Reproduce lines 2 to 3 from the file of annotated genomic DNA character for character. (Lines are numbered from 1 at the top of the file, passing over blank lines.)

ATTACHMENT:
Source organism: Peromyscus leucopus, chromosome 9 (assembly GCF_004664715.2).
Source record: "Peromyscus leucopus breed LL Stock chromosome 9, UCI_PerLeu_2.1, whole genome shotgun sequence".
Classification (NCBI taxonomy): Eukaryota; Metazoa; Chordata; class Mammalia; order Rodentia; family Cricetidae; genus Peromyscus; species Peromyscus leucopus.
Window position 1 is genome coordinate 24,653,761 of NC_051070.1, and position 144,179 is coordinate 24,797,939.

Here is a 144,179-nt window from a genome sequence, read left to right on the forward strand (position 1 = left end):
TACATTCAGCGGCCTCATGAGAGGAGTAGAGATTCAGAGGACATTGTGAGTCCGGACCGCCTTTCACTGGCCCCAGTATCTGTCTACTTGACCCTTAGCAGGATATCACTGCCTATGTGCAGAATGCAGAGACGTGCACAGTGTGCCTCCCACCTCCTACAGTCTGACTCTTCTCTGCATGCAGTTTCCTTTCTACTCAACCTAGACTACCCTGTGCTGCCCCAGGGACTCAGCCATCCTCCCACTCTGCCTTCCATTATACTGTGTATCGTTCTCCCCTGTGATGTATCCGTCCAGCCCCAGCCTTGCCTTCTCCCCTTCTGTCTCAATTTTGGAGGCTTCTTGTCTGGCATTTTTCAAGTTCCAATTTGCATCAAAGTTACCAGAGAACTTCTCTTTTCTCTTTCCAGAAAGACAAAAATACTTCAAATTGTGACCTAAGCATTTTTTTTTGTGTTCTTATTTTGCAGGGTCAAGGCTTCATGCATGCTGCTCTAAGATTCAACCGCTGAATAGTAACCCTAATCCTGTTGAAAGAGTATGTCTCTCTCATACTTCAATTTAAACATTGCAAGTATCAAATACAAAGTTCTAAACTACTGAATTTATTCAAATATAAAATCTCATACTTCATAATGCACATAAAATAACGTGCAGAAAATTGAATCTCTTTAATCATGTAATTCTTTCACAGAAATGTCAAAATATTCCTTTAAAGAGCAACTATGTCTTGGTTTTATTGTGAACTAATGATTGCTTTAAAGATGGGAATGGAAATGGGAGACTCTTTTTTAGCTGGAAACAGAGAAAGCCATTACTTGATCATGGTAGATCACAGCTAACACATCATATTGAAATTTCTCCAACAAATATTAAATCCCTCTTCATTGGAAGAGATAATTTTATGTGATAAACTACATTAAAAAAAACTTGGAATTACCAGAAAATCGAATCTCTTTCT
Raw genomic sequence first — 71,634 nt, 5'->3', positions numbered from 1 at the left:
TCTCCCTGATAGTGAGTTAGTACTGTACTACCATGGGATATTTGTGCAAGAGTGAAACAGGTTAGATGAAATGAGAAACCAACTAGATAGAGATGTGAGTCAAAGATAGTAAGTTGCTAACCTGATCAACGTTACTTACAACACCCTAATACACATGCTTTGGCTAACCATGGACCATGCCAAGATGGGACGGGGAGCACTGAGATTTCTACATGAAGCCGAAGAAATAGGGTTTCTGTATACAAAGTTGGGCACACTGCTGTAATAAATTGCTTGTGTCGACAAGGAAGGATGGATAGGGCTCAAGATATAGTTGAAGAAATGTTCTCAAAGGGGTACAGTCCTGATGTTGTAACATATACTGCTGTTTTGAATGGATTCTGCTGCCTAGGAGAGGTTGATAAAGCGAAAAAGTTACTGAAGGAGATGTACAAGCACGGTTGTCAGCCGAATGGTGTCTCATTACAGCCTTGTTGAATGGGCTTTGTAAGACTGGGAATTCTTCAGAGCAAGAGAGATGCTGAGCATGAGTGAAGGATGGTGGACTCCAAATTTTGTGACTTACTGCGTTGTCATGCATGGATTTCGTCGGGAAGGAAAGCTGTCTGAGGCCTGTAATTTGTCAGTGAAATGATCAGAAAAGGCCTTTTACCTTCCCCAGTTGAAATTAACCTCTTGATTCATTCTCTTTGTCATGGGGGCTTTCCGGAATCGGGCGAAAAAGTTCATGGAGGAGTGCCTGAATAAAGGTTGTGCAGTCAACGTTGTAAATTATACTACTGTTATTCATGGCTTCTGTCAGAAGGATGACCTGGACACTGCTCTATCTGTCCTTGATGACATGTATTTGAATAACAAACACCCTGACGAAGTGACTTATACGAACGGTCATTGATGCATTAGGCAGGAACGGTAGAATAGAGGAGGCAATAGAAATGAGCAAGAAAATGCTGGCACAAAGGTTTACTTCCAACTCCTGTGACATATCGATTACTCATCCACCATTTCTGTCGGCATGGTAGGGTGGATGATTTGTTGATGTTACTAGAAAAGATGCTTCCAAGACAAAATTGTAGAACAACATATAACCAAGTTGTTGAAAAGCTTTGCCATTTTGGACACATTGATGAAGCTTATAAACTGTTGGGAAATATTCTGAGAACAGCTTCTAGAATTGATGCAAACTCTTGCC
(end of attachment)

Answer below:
Source record: "Peromyscus leucopus breed LL Stock chromosome 9, UCI_PerLeu_2.1, whole genome shotgun sequence".
Classification (NCBI taxonomy): Eukaryota; Metazoa; Chordata; class Mammalia; order Rodentia; family Cricetidae; genus Peromyscus; species Peromyscus leucopus.